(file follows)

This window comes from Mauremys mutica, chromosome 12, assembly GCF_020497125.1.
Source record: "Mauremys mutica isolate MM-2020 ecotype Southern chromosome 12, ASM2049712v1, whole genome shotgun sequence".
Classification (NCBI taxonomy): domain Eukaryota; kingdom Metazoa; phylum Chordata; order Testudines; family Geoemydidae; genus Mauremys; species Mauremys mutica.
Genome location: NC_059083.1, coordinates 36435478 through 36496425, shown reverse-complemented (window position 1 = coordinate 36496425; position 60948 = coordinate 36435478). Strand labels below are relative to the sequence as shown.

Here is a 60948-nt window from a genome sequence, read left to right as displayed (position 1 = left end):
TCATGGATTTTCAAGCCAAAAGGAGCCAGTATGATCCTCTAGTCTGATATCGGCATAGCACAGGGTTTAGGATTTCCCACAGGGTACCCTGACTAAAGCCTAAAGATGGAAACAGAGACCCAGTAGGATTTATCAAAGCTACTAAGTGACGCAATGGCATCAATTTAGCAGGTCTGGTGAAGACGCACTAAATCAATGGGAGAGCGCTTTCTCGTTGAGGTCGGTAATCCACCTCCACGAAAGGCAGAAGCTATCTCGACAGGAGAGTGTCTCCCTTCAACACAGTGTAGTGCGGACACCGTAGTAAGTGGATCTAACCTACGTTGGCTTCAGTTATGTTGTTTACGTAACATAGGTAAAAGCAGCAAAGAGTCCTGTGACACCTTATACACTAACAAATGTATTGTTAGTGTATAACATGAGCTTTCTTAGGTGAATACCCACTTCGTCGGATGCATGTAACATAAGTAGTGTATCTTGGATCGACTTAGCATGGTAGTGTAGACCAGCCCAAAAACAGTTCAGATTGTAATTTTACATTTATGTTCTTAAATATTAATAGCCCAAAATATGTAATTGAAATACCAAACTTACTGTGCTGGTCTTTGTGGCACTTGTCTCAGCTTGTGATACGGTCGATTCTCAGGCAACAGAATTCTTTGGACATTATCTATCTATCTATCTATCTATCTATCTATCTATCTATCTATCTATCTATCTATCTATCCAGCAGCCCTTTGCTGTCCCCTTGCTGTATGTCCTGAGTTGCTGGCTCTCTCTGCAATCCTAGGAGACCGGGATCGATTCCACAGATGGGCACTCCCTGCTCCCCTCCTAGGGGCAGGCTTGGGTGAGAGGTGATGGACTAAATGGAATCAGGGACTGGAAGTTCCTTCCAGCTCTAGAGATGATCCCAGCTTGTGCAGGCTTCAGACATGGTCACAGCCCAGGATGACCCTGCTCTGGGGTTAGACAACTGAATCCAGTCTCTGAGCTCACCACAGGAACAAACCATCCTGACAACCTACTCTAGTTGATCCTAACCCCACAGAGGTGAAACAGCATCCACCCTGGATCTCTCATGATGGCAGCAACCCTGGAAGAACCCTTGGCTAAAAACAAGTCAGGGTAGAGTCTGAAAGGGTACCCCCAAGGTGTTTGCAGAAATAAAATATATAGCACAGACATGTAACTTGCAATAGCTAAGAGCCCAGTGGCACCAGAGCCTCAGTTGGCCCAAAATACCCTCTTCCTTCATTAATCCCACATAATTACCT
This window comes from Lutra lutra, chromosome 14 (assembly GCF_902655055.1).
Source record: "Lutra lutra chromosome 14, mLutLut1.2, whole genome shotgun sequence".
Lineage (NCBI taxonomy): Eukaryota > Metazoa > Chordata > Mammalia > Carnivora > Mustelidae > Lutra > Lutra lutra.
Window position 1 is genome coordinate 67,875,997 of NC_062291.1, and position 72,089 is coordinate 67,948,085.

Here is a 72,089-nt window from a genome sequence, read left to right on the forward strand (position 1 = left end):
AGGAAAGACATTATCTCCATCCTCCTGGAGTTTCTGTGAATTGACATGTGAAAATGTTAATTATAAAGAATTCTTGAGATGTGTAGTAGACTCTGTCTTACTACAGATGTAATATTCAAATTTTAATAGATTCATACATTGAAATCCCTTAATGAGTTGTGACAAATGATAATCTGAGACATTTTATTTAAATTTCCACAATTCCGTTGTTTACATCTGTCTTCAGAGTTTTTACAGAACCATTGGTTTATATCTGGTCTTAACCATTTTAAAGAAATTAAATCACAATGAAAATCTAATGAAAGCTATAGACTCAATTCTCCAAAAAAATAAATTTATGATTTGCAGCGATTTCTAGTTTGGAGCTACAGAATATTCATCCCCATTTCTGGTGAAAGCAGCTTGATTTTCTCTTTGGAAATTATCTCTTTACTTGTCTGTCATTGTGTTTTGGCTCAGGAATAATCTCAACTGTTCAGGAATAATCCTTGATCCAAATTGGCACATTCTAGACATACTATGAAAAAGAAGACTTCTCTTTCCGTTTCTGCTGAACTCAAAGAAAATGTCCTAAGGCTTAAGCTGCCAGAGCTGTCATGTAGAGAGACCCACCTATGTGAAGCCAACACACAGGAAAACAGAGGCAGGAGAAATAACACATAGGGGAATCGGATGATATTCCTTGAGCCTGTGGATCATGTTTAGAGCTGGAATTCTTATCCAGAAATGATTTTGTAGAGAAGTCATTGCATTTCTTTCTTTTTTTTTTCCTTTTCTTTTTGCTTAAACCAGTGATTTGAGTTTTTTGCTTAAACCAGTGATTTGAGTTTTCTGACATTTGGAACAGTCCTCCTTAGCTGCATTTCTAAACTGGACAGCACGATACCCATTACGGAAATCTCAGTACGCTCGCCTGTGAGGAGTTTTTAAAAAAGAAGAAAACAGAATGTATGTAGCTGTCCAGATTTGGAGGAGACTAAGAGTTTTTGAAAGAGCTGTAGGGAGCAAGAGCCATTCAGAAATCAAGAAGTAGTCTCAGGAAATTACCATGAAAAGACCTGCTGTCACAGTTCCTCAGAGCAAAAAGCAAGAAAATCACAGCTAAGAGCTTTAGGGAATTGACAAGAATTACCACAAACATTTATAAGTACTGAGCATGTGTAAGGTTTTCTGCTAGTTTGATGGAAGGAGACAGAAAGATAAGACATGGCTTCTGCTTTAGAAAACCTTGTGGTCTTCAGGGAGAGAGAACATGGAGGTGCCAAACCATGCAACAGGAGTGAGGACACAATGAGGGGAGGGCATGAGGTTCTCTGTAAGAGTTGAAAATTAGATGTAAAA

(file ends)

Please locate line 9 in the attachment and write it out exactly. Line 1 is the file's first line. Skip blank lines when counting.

Lineage (NCBI taxonomy): Eukaryota > Metazoa > Chordata > Mammalia > Carnivora > Mustelidae > Lutra > Lutra lutra.